Question about the natural numbers?

• cragar
In summary, the conversation discusses the idea of having a set of infinitely decreasing natural numbers. The teacher explains that starting at ω and working backwards is not well-defined since ω is not a natural number. The idea is further explored with an example of an infinitely increasing sequence and how it cannot be transferred to a decreasing sequence in the natural numbers. The conversation ends with the realization that this idea is not possible and the participant finds it interesting to think about.
cragar
My teacher was saying that we can't have a set of infinitely decreasing natural numbers.
What if we started at ω and then worked our way backwards. I realize that is ill defined.
And where ever we start will be a finite number. But if we can have an infinitely increasing set in the natural numbers, why can't we just run this backwards.

cragar said:
My teacher was saying that we can't have a set of infinitely decreasing natural numbers.
What if we started at ω and then worked our way backwards. I realize that is ill defined.
And where ever we start will be a finite number. But if we can have an infinitely increasing set in the natural numbers, why can't we just run this backwards.

First of all, $\omega$ is not a natural number. It is defined as something larger than all natural numbers, but it's not a natural number.

Let's say you have an increasing sequence 1,2,3,4,5,6,...
You suggest to run it backwards. Well, what would be the first element of the sequence??
Remember that $\omega$ is not a natural numbers. And $\omega-1$ isn't even well-defined.

ok i get what your saying, I was just wondering if there was some clever way to get around it.

cragar said:
ok i get what your saying, I was just wondering if there was some clever way to get around it.

No, there isn't. An easy intuitive way to see this is as follows:

Let's have an infinite decreasing sequence of natural numbers. Let the first element be n. But then you can only have n elements after it.

For example, let the first element be 3224. Then the subsequent elements can only be 1,2,...,3223. So you can only have a finite number of elements after. So you can never infinitely decrease.

ok, I might be beating a dead horse. But i just want to say, we can have infinitely decreasing sets in the positive rationals, so why can't we just map these rationals to natural numbers using prime bases like $5^p7^q$ . There is probably something I am missing about the rationals.

cragar said:
ok, I might be beating a dead horse. But i just want to say, we can have infinitely decreasing sets in the positive rationals, so why can't we just map these rationals to natural numbers using prime bases like $5^p7^q$ . There is probably something I am missing about the rationals.

Sure: 1/n is a good infinitely decreasing sequence. So we can find it in the rationals.

But how would you transfer this sequence to the set of rational numbers? What is the map you use?
And more importantly: will the image under this map still be decreasing? I claim that it will not end up being a decreasing sequence.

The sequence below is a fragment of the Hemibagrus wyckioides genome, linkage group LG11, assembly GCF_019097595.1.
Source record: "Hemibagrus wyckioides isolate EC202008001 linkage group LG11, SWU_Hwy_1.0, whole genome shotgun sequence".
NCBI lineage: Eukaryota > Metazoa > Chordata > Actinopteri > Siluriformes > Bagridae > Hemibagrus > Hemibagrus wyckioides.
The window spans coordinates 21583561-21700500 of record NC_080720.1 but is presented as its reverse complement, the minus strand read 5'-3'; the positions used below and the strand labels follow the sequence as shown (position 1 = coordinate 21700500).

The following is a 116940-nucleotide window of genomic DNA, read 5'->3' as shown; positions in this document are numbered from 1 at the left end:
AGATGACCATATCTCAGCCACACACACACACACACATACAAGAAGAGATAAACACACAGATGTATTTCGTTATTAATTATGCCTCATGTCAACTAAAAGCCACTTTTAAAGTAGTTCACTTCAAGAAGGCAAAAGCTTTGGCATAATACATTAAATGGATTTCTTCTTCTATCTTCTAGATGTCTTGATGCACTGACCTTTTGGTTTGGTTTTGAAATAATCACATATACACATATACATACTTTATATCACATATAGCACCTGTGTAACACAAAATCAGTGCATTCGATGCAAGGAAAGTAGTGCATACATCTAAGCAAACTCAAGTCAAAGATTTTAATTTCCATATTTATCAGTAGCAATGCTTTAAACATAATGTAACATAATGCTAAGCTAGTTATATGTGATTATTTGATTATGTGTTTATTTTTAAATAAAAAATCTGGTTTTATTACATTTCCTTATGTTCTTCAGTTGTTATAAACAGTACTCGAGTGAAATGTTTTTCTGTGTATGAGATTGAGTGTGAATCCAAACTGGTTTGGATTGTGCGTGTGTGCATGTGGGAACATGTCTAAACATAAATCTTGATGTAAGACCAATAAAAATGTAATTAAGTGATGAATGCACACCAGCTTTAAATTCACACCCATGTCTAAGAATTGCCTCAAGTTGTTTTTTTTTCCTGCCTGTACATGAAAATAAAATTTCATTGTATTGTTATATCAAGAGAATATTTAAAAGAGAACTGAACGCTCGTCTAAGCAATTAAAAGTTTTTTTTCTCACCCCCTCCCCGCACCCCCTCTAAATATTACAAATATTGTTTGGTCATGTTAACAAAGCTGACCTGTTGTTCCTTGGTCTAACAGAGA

cragar said:
ok, I might be beating a dead horse. But i just want to say, we can have infinitely decreasing sets in the positive rationals, so why can't we just map these rationals to natural numbers using prime bases like $5^p7^q$ . There is probably something I am missing about the rationals.

Your mapping will not generate an infinitely decreasing sequence in the natural numbers; it won't even be decreasing. Given rational numbers 1/p < 1/q, the former is mapped to a greater natural number than the latter.

ok so well start with small rationals and then go up to bigger rationals . Why can't we just order the set later.

cragar said:
ok so well start with small rationals and then go up to bigger rationals . Why can't we just order the set later.

What do you mean??

The best way to see why it fails is to try the idea out. So try it out on a example and post your results.

ok i see why it fails now, it seems like you might have been able to carefully pick rationals in such a way as to make it happen, but apparently not. Interesting to think about though.

1. What are the natural numbers?

The natural numbers, also known as the counting numbers, are a set of positive whole numbers starting from 1 and continuing infinitely. They are often denoted by the symbol "N" and are used to count objects or quantities.

2. What is the difference between natural numbers and whole numbers?

The main difference between natural numbers and whole numbers is that natural numbers start from 1, while whole numbers start from 0. This means that all natural numbers are also whole numbers, but not all whole numbers are natural numbers.

3. Are zero and negative numbers considered natural numbers?

No, zero and negative numbers are not considered natural numbers. Natural numbers only include positive whole numbers, while zero and negative numbers are part of the set of integers.

4. How are natural numbers used in mathematics?

Natural numbers are used in mathematics to represent quantities, count objects, and perform basic arithmetic operations such as addition and multiplication. They are also used in various mathematical concepts such as prime numbers, factors, and exponents.

5. Can natural numbers be infinite?

Yes, natural numbers are infinite and have no upper bound. This means that there is no largest natural number and they continue infinitely in the positive direction.

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